“...Much of the contemporary church, especially in evangelical circles, suffers from a rootlessness that makes it easy to lose our bearings, and even our identity. We live in a disoriented and rootless age. Novelty and self-expression are prized above wisdom and experience… In this sort of world, there is no better way of finding our moorings than reading the Old Testament (in particular) as if it were, as Paul puts it, ‘written for our sake’ (1 Cor. 9:10).”
Alistair Roberts & Andrew Wilson- Echoes of Exodus
That Crotchety Grandpa
Let's be honest. The Old Testament can be challenging.
In a world that increasingly looks back on our forebearers with what C.S. Lewis called “chronological snobbery” it isn’t uncommon to desire to distance oneself from the past under the assumption that we have progressed and attained higher levels of human enlightenment. (Bravo to us!) Sometimes this comes out in our reading of history books while other times it may even come out around the Thanksgiving dinner table in a conversation with your Grandpa.
I get the impression that this is also not an uncommon way that many Christians relate to the Old Testament. “Good stories… but, kind of a crotchety grandpa who doesn’t realize how offensive he is.” Even for those who embrace the infallibility of God’s Word, there can be an inclination to avoid study and time in the Old Testament due to how foreign, old, and difficult it can seem to us. While we understand that the Old Testament is clearly part of the “family” of scripture, as it were, we often treat it like the crotchety grandpa that we don’t take too seriously, but who still gets invited to Thanksgiving dinner because, you know, he’s family.
I get the impression that this is also not an uncommon way that many Christians relate to the Old Testament. “Good stories… but, kind of a crotchety grandpa who doesn’t realize how offensive he is.”
The Heritage of the Old Testament
In some circles this is an exaggeration, while in others it is clearly an understatement. While we may feel more “comfortable” with the New Testament and the person of Jesus, we often forget that the heritage and context of Jesus was rooted in the Old Testament. Not only that, but Jesus claims that the OT is all about him (Luke 24:44-45). In the Gospel of John, he speaks in particular to the books of Moses: “For if you believed Moses, you would believe me; for he wrote of me.” (John 5:46). Then Jesus even goes so far as to say that if you don’t believe these scriptures, your belief in him is questionable: “But if you do not believe his writings, how will you believe my words?” (John 5:46). Clearly Jesus did not see the Old Testament as a crotchety grandpa, but as the heritage and root of his own coming.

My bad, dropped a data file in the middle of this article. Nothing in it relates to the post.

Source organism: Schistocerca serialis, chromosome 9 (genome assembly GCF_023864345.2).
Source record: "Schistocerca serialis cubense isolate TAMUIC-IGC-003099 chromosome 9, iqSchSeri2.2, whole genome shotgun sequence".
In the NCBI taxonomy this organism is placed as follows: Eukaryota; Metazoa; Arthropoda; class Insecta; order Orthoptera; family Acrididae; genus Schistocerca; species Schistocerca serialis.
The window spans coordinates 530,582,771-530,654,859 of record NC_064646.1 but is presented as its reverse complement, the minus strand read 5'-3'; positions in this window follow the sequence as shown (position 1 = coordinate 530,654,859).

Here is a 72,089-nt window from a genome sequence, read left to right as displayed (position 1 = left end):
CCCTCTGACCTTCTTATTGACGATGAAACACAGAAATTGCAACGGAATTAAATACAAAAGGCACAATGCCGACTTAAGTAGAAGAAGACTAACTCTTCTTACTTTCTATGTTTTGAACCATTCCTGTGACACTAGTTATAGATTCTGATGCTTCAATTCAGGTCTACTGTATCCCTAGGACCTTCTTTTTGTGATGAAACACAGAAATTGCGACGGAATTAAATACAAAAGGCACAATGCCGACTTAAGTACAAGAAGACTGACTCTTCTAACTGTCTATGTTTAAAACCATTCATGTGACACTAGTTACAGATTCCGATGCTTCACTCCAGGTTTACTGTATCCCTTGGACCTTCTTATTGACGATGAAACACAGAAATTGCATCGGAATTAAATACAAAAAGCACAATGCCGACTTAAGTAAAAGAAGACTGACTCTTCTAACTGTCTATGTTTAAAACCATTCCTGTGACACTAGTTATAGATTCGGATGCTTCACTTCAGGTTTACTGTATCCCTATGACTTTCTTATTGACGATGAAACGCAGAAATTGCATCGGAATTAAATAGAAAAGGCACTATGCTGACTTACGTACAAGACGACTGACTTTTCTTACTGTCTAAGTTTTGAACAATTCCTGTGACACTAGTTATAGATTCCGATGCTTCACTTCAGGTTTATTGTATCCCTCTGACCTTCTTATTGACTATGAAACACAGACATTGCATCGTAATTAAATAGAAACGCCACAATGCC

Clearly Jesus did not see the Old Testament as a crotchety grandpa, but as the heritage and root of his own coming.
But still, the world of the Old Testament can seem so foreign and ancient to our modern American ears. It can be difficult terrain to navigate, and we might often find ourselves asking: “Why does God speak to us this way?”
How can we learn to read the Old Testament the way that Jesus did? How can we read the Old Testament as being about Jesus? How also might being more rooted in the truth of Scripture help us to know Jesus better in a world that seems to be losing its bearings more and more every day?
Echoes of Exodus
Echoes of Exodus: Tracing Themes of Redemption through Scripture, by Alistair Roberts and Andrew Wilson, is an excellent little book that helps us to read the Old Testament as a symphony of God’s work of redemption building up to its climax in Christ in the New Testament. It does so by tracing the theme of exodus throughout scripture and drawing our attention to how Jesus brings the exodus to its grand finale.
...an excellent little book that helps us to read the Old Testament as a symphony of God’s work of redemption building up to its climax in Christ in the New Testament.
While this book is fairly short, (159 pages), it is jam packed with lucid explanations of difficult-to-understand scriptural stories and passages. I can honestly say that every chapter I read helped me to see something rich in the Old Testament that I had not seen there before. Also, each chapter comes complete with study questions, so this is a great book to read with a discussion group. One of the greatest benefits of the book is the examples it gives for how to approach the Old Testament, helping readers get excited to read it for themselves.
If you are struggling in how to approach reading the Old Testament, I commend Echoes of Exodus to you. I commend it not only as a helpful book to find your bearings in the ancient text, but also with the hope that by seeing Christ in the theme of exodus throughout Scripture, you would also find your moorings in him in the midst of our “rootless and disoriented age.”